Why Hill House is the Greatest Place in Horror Fiction, According to Andy

Hello and Hallo-welcome to a surprise twist on our Tuesday theme–it’s Textual Analysis Tuesday, and you join your blogger, Andy, as he takes a little trip to a familiar house.


In the list of places you wouldn’t want to spend the night, Shirley Jackson’s Hill House has got to be near the top of the list. Probably the greatest ghost story ever written, The Haunting of Hill House is not for the faint-hearted. No ghouls wander the halls rattling chains in a white sheet. There’s no elaborate backstory of lost love or evil within, no reason for a haunting given. There’s just old tragedy, and cold spots, and banging on the walls and doors, and a slow prising open of psychological wounds. In the night. In the dark.

The title is intentionally misleading: the house may not be haunted, per se. It can be the subject of the title, and not the object. That tricky little of may also be possessive: the haunting belongs to Hill House, but not something it does.

The fact that Shirley Jackson managed to pack that much ambiguity into five words speaks volumes about the rest of the novel. A dozen people can read this book and come to different conclusions about what, precisely has happened. One thing is clear, though. There’s something deeply wrong with Hill House:

“No live organism can continue for long to exist sanely under conditions of absolute reality; even larks and katydids are supposed, by some, to dream. Hill House, not sane, stood by itself against its hills, holding darkness within; it had stood so for eighty years and might stand for eighty more. Within, walls continued upright, bricks met neatly, floors were firm, and doors were sensibly shut; silence lay steadily against the wood and stone of Hill House, and whatever walked there, walked alone.”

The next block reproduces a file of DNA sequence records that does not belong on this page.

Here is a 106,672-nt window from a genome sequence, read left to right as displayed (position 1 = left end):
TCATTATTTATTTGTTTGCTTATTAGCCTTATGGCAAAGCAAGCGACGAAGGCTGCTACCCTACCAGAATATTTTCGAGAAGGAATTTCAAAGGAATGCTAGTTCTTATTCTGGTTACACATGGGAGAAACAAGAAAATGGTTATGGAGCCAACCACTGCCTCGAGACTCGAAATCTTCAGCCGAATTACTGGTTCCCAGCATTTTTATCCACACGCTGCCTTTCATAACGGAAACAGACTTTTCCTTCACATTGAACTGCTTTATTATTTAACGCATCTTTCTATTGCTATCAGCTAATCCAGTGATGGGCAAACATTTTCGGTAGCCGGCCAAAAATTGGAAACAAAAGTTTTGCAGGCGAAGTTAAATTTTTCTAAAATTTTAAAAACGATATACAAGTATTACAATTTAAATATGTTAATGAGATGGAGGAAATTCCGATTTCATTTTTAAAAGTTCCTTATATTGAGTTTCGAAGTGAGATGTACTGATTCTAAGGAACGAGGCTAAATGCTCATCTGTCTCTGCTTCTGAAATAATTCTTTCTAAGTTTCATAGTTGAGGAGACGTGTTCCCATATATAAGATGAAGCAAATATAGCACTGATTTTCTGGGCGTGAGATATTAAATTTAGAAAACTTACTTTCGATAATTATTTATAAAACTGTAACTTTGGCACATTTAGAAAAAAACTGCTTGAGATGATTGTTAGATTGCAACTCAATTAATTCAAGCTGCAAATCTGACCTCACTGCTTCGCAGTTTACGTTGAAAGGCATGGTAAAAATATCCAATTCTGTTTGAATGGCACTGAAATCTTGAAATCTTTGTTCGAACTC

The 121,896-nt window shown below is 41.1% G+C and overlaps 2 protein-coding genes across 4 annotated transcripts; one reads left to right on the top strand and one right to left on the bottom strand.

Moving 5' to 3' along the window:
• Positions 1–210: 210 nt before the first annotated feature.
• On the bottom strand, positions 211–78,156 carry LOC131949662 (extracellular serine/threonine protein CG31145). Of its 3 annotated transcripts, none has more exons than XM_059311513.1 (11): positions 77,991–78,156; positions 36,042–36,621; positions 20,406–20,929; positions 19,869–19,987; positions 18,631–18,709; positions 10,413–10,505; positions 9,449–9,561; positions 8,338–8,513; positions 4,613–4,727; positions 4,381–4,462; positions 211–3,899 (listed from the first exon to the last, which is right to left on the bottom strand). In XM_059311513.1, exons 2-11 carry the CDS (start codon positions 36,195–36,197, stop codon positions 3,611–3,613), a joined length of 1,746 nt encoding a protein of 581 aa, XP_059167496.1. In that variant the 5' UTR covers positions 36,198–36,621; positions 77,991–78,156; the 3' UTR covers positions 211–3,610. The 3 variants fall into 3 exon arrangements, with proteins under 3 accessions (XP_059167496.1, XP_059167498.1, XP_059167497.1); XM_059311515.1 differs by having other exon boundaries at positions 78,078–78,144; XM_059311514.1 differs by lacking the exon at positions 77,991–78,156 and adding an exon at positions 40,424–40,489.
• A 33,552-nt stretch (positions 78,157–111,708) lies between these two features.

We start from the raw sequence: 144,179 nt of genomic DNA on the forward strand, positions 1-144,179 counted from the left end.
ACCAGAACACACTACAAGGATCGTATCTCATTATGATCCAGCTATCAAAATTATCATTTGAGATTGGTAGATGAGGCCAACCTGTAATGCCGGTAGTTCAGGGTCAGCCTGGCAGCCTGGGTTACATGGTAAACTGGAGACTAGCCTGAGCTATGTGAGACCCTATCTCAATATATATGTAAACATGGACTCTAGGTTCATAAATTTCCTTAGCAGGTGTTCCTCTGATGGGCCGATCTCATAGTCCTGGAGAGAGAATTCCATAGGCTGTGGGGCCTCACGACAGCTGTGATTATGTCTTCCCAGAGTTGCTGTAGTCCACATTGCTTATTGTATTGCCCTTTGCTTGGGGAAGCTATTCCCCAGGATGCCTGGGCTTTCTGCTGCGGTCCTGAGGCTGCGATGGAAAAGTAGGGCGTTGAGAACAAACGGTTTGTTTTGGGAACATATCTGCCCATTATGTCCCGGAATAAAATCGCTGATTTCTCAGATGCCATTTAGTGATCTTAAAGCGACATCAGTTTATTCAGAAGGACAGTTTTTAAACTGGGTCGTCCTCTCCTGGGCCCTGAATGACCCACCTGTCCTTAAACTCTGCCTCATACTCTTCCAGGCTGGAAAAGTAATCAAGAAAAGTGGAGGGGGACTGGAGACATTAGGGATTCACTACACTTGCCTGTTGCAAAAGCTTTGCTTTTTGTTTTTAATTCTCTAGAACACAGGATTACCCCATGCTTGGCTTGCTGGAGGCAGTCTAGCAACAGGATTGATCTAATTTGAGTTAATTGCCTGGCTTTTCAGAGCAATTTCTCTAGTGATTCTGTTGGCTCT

The opening paragraph of the novel does so much in such a short space of time that anyone who writes for a living must regard it with a certain amount of awe. Hill House is “not sane”, but the implication is that it is a live organism. It exists under “conditions of absolute reality” and does not dream: it does not sleep. It’s isolated; it owns the hills that surround it, and it has agency in holding in darkness. It is, at least in some way, conscious. It is well-built; neither dilapidated or ruined by time, and will outlive almost everyone who reads the passage. It is a silent, lonely place, which very subtly implies that not even mice or other pests go near the empty house. And of course, whatever walks there does so silently, without opening any of the doors.